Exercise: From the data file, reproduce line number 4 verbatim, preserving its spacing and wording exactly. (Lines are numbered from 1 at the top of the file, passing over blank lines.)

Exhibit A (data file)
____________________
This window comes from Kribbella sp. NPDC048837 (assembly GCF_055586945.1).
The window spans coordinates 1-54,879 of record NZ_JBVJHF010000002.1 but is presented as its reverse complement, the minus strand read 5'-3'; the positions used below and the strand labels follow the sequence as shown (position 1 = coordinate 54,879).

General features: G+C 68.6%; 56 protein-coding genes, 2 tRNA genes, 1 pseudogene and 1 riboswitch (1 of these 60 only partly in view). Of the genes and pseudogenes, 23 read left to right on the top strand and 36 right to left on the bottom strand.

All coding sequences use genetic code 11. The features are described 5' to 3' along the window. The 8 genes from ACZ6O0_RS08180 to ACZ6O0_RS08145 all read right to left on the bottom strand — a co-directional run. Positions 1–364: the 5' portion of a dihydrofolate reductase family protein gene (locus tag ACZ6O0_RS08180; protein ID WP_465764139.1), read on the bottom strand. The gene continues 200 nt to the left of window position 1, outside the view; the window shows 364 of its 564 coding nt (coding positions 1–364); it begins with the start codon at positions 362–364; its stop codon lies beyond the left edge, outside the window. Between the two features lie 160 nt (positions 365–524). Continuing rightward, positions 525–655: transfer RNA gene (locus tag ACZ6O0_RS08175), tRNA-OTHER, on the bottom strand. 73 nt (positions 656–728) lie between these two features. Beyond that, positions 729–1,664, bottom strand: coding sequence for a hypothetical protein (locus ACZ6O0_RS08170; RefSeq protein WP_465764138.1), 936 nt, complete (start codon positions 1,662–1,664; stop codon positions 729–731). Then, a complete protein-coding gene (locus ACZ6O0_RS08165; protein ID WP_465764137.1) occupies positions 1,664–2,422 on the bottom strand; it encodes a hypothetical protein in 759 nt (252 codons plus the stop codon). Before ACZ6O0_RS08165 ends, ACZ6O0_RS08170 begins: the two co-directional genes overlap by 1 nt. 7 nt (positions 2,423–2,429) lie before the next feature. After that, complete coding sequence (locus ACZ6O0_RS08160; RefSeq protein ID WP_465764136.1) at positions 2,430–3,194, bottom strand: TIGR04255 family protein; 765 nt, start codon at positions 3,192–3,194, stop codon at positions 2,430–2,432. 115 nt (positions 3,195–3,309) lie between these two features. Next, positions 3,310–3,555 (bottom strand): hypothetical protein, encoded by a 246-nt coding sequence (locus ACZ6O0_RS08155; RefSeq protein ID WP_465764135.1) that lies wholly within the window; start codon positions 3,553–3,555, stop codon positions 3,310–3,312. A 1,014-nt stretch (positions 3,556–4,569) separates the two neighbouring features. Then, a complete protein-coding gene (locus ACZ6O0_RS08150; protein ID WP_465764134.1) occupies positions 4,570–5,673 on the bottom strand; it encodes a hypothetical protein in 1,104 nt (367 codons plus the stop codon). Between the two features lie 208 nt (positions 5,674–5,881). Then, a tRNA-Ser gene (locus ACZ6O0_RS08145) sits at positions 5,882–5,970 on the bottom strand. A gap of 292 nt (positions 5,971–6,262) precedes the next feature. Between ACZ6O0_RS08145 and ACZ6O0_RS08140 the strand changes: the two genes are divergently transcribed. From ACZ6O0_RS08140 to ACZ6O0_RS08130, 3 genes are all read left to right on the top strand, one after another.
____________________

All coding sequences use genetic code 11. The features are described 5' to 3' along the window. The 8 genes from ACZ6O0_RS08180 to ACZ6O0_RS08145 all read right to left on the bottom strand — a co-directional run. Positions 1–364: the 5' portion of a dihydrofolate reductase family protein gene (locus tag ACZ6O0_RS08180; protein ID WP_465764139.1), read on the bottom strand. The gene continues 200 nt to the left of window position 1, outside the view; the window shows 364 of its 564 coding nt (coding positions 1–364); it begins with the start codon at positions 362–364; its stop codon lies beyond the left edge, outside the window. Between the two features lie 160 nt (positions 365–524). Continuing rightward, positions 525–655: transfer RNA gene (locus tag ACZ6O0_RS08175), tRNA-OTHER, on the bottom strand. 73 nt (positions 656–728) lie between these two features. Beyond that, positions 729–1,664, bottom strand: coding sequence for a hypothetical protein (locus ACZ6O0_RS08170; RefSeq protein WP_465764138.1), 936 nt, complete (start codon positions 1,662–1,664; stop codon positions 729–731). Then, a complete protein-coding gene (locus ACZ6O0_RS08165; protein ID WP_465764137.1) occupies positions 1,664–2,422 on the bottom strand; it encodes a hypothetical protein in 759 nt (252 codons plus the stop codon). Before ACZ6O0_RS08165 ends, ACZ6O0_RS08170 begins: the two co-directional genes overlap by 1 nt. 7 nt (positions 2,423–2,429) lie before the next feature. After that, complete coding sequence (locus ACZ6O0_RS08160; RefSeq protein ID WP_465764136.1) at positions 2,430–3,194, bottom strand: TIGR04255 family protein; 765 nt, start codon at positions 3,192–3,194, stop codon at positions 2,430–2,432. 115 nt (positions 3,195–3,309) lie between these two features. Next, positions 3,310–3,555 (bottom strand): hypothetical protein, encoded by a 246-nt coding sequence (locus ACZ6O0_RS08155; RefSeq protein ID WP_465764135.1) that lies wholly within the window; start codon positions 3,553–3,555, stop codon positions 3,310–3,312. A 1,014-nt stretch (positions 3,556–4,569) separates the two neighbouring features. Then, a complete protein-coding gene (locus ACZ6O0_RS08150; protein ID WP_465764134.1) occupies positions 4,570–5,673 on the bottom strand; it encodes a hypothetical protein in 1,104 nt (367 codons plus the stop codon). Between the two features lie 208 nt (positions 5,674–5,881). Then, a tRNA-Ser gene (locus ACZ6O0_RS08145) sits at positions 5,882–5,970 on the bottom strand. A gap of 292 nt (positions 5,971–6,262) precedes the next feature. Between ACZ6O0_RS08145 and ACZ6O0_RS08140 the strand changes: the two genes are divergently transcribed. From ACZ6O0_RS08140 to ACZ6O0_RS08130, 3 genes are all read left to right on the top strand, one after another.